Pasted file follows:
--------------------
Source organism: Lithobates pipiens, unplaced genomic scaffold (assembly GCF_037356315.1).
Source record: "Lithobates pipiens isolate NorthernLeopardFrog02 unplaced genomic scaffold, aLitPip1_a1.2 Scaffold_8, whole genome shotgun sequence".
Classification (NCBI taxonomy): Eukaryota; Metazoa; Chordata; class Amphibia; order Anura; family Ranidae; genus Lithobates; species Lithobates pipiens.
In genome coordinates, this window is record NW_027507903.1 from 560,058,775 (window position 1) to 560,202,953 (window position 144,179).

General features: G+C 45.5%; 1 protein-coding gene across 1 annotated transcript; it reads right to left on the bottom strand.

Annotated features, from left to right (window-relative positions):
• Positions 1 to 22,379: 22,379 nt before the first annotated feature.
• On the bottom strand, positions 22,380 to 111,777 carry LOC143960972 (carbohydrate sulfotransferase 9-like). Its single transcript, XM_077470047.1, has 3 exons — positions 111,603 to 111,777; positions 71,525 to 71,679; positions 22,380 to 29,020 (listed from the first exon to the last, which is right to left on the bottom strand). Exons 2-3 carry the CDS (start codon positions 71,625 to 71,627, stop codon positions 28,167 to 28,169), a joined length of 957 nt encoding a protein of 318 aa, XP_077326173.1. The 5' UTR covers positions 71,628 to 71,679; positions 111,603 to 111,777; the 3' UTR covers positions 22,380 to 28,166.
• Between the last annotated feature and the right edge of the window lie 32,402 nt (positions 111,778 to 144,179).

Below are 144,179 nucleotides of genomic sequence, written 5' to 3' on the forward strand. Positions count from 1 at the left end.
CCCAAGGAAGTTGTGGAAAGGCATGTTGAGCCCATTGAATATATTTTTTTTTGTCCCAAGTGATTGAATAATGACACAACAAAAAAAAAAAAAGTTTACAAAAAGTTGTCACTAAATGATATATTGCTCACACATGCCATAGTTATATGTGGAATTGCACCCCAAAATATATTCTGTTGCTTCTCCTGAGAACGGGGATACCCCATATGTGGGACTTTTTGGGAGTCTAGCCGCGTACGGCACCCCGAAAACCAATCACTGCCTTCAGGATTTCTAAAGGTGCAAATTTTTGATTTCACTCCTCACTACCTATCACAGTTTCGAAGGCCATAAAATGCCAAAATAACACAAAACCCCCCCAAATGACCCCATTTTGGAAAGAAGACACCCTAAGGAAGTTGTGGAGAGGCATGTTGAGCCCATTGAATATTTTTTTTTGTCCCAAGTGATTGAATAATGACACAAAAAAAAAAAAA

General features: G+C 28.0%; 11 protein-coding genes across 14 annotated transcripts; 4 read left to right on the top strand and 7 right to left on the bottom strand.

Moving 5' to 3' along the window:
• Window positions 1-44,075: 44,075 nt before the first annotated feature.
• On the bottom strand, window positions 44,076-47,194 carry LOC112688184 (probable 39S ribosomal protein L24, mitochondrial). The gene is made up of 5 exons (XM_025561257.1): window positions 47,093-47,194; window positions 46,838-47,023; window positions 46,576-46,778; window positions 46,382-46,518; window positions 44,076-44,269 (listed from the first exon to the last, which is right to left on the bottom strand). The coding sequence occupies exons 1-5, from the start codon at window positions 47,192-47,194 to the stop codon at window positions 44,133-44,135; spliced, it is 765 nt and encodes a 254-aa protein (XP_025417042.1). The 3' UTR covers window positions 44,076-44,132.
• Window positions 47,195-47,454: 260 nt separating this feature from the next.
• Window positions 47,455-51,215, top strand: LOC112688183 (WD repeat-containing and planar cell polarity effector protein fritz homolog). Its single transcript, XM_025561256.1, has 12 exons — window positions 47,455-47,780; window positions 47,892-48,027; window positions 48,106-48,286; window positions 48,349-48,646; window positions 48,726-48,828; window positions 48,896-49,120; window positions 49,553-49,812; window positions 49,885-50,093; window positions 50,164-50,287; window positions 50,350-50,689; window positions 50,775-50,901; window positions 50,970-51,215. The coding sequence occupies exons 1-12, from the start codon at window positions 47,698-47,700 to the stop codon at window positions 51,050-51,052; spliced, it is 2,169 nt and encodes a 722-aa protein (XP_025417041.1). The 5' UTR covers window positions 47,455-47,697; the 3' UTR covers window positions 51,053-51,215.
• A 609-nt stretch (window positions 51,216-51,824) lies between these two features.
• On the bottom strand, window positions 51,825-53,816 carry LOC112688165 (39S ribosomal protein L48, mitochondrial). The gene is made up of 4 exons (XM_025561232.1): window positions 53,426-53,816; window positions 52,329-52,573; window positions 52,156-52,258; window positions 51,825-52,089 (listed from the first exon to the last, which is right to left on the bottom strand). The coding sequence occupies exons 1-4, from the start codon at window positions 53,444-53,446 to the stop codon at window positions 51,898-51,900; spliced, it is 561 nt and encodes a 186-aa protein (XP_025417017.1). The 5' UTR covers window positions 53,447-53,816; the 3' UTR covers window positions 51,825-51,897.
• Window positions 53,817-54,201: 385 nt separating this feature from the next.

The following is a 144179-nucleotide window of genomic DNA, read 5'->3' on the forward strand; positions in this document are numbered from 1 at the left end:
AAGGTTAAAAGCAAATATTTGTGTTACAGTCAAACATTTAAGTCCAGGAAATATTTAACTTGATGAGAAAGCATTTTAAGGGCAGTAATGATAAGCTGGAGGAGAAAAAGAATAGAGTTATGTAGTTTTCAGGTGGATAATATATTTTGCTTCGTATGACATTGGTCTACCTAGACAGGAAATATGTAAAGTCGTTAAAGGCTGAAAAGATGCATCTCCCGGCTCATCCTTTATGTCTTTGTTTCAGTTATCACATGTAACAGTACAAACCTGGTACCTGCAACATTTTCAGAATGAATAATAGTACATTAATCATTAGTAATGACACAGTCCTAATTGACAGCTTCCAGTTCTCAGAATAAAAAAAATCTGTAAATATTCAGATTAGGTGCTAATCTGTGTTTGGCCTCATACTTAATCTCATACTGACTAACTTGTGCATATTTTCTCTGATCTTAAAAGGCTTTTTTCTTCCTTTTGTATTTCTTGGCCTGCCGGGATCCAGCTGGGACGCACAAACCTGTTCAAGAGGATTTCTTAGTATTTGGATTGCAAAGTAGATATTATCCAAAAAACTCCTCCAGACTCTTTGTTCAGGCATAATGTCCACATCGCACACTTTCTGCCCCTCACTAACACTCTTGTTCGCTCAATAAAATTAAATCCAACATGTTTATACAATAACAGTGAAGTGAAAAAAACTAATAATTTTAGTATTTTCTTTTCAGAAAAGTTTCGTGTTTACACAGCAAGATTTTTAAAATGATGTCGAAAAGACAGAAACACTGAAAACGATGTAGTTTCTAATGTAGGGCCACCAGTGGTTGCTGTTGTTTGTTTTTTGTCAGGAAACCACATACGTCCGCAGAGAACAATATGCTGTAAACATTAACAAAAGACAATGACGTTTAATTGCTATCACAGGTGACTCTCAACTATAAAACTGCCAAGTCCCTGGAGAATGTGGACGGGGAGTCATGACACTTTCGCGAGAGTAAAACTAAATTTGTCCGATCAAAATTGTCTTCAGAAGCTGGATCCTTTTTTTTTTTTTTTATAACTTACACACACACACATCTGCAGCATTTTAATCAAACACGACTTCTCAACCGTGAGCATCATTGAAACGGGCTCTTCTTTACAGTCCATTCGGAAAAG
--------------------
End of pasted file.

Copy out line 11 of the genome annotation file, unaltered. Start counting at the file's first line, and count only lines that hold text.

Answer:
CCCAAGGAAGTTGTGGAAAGGCATGTTGAGCCCATTGAATATATTTTTTTTTGTCCCAAGTGATTGAATAATGACACAACAAAAAAAAAAAAAGTTTACAAAAAGTTGTCACTAAATGATATATTGCTCACACATGCCATAGTTATATGTGGAATTGCACCCCAAAATATATTCTGTTGCTTCTCCTGAGAACGGGGATACCCCATATGTGGGACTTTTTGGGAGTCTAGCCGCGTACGGCACCCCGAAAACCAATCACTGCCTTCAGGATTTCTAAAGGTGCAAATTTTTGATTTCACTCCTCACTACCTATCACAGTTTCGAAGGCCATAAAATGCCAAAATAACACAAAACCCCCCCAAATGACCCCATTTTGGAAAGAAGACACCCTAAGGAAGTTGTGGAGAGGCATGTTGAGCCCATTGAATATTTTTTTTTGTCCCAAGTGATTGAATAATGACACAAAAAAAAAAAAA